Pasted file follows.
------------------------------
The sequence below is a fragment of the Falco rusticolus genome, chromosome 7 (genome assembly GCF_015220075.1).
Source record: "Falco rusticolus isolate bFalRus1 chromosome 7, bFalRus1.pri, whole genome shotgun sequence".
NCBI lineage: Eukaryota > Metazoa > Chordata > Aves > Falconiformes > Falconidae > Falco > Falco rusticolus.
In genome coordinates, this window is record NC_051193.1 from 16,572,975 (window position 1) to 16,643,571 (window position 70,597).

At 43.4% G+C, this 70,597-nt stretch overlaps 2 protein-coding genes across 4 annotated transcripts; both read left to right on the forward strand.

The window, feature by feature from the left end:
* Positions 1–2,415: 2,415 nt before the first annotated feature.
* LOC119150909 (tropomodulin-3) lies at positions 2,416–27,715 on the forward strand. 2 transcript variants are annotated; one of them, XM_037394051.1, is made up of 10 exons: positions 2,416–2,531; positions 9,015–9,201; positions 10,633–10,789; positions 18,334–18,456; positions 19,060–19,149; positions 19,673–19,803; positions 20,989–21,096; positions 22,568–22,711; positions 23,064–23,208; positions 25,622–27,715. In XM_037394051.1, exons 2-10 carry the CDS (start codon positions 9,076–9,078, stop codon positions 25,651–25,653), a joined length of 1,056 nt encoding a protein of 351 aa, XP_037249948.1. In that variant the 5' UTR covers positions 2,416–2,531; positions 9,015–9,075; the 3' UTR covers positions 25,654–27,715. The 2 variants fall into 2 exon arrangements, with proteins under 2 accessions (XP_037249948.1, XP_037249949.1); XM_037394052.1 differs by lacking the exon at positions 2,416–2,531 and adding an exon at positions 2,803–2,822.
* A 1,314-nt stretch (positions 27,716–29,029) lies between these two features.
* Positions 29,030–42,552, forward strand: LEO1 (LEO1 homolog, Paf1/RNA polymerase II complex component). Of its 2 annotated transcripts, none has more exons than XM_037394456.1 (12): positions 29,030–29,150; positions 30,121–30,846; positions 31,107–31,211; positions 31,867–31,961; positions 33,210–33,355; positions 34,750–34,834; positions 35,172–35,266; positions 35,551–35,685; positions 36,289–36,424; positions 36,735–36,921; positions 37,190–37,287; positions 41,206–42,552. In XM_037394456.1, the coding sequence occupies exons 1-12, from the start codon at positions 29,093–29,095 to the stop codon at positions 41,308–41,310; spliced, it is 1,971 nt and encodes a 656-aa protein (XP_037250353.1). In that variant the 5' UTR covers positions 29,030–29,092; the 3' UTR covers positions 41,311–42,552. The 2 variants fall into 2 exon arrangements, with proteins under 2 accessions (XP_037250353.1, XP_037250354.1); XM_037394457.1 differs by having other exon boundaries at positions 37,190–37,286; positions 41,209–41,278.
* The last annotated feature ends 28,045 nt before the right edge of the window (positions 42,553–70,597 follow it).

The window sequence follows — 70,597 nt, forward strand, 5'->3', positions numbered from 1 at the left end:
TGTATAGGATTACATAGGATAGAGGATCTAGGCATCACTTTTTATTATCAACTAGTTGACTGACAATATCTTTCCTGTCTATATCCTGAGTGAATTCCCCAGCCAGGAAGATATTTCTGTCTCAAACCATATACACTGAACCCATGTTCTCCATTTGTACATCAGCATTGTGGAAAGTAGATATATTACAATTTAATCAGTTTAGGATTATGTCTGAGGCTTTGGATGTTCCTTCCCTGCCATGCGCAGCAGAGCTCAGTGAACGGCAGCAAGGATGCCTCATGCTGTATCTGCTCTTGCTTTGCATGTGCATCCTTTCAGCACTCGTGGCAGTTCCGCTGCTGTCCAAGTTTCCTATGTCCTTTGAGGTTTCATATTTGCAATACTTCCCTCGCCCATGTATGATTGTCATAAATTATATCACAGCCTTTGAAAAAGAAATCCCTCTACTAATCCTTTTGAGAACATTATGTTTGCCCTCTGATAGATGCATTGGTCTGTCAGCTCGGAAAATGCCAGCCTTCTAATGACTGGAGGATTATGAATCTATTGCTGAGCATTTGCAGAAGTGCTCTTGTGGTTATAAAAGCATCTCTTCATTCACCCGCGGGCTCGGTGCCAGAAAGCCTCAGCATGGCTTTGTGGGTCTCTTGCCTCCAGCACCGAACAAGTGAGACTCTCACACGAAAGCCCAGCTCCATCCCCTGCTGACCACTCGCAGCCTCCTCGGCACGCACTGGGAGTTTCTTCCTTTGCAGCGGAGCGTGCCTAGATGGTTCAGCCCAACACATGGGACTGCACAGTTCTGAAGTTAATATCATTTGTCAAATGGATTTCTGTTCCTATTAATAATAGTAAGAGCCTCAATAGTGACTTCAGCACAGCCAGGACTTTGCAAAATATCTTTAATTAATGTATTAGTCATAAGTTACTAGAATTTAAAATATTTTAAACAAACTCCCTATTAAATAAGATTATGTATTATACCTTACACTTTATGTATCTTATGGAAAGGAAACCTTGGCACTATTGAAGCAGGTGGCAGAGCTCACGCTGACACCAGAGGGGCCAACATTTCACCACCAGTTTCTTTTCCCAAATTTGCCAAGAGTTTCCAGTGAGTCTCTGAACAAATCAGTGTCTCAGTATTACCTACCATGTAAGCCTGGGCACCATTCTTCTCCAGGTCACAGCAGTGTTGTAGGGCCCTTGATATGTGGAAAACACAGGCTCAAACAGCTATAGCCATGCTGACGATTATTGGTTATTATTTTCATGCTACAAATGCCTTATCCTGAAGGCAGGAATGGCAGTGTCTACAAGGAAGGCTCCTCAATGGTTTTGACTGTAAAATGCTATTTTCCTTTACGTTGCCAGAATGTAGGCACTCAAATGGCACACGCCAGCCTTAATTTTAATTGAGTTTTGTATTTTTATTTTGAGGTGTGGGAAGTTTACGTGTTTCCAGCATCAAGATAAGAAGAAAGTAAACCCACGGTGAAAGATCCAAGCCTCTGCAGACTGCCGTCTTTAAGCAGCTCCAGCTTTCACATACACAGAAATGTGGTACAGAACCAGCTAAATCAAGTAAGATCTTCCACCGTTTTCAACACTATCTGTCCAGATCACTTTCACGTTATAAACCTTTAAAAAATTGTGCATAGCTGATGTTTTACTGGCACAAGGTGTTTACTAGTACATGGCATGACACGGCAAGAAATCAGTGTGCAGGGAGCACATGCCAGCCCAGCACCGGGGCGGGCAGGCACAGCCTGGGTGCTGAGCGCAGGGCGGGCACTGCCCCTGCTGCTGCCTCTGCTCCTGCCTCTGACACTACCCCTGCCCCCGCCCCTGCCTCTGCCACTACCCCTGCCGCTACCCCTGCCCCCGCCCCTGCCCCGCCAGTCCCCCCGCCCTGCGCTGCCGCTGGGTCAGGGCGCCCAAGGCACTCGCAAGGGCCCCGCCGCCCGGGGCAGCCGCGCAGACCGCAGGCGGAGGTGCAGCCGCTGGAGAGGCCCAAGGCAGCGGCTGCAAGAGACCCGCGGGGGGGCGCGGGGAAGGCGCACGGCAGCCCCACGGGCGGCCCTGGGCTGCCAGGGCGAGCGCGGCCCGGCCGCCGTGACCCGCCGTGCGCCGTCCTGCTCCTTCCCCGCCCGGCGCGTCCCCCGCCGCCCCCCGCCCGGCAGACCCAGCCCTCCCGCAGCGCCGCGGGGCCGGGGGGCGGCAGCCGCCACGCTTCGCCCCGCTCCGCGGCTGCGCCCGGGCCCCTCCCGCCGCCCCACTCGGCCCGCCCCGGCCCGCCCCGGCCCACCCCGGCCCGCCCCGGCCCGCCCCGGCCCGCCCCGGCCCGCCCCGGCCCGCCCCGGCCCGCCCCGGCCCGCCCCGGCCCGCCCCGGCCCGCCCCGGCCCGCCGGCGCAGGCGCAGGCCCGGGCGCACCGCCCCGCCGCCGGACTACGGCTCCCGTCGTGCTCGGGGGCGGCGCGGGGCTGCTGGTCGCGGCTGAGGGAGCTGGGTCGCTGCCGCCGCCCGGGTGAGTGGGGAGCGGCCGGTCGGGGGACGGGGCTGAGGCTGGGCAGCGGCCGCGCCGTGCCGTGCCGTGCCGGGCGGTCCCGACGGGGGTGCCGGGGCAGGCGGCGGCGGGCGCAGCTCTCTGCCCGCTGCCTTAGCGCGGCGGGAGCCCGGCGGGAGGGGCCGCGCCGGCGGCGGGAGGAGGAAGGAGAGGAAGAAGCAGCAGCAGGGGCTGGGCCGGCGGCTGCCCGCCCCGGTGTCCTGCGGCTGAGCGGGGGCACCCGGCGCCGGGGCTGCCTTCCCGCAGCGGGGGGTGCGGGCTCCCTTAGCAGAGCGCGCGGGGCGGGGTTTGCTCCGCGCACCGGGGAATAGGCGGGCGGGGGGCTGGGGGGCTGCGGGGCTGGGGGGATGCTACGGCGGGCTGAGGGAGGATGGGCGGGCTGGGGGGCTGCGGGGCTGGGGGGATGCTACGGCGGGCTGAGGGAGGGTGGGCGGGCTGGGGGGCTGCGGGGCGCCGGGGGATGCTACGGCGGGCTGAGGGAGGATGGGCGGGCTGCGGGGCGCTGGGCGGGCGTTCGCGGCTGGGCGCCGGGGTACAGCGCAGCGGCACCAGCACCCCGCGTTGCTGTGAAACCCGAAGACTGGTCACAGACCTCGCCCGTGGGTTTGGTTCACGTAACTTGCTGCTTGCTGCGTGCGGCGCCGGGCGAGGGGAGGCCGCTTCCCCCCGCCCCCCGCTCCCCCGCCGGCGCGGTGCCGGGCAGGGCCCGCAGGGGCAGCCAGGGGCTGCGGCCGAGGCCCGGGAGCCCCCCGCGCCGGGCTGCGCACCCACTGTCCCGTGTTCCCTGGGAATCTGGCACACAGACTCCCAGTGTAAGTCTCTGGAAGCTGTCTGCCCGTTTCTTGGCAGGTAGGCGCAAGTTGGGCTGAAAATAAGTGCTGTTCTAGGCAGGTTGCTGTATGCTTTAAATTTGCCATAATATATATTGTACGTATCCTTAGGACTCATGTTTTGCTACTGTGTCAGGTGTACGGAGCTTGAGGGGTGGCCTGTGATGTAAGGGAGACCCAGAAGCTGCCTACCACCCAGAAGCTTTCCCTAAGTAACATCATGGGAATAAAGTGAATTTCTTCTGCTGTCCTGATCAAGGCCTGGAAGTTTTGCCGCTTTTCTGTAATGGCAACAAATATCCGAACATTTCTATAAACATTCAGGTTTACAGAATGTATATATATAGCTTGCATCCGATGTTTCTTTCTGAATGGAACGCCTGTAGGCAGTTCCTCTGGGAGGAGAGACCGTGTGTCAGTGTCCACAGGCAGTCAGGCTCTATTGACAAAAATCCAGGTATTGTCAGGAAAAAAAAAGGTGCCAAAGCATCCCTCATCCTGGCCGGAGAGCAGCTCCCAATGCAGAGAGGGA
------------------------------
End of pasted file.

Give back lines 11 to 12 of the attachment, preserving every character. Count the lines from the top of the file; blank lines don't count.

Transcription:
* The last annotated feature ends 28,045 nt before the right edge of the window (positions 42,553–70,597 follow it).

The window sequence follows — 70,597 nt, forward strand, 5'->3', positions numbered from 1 at the left end: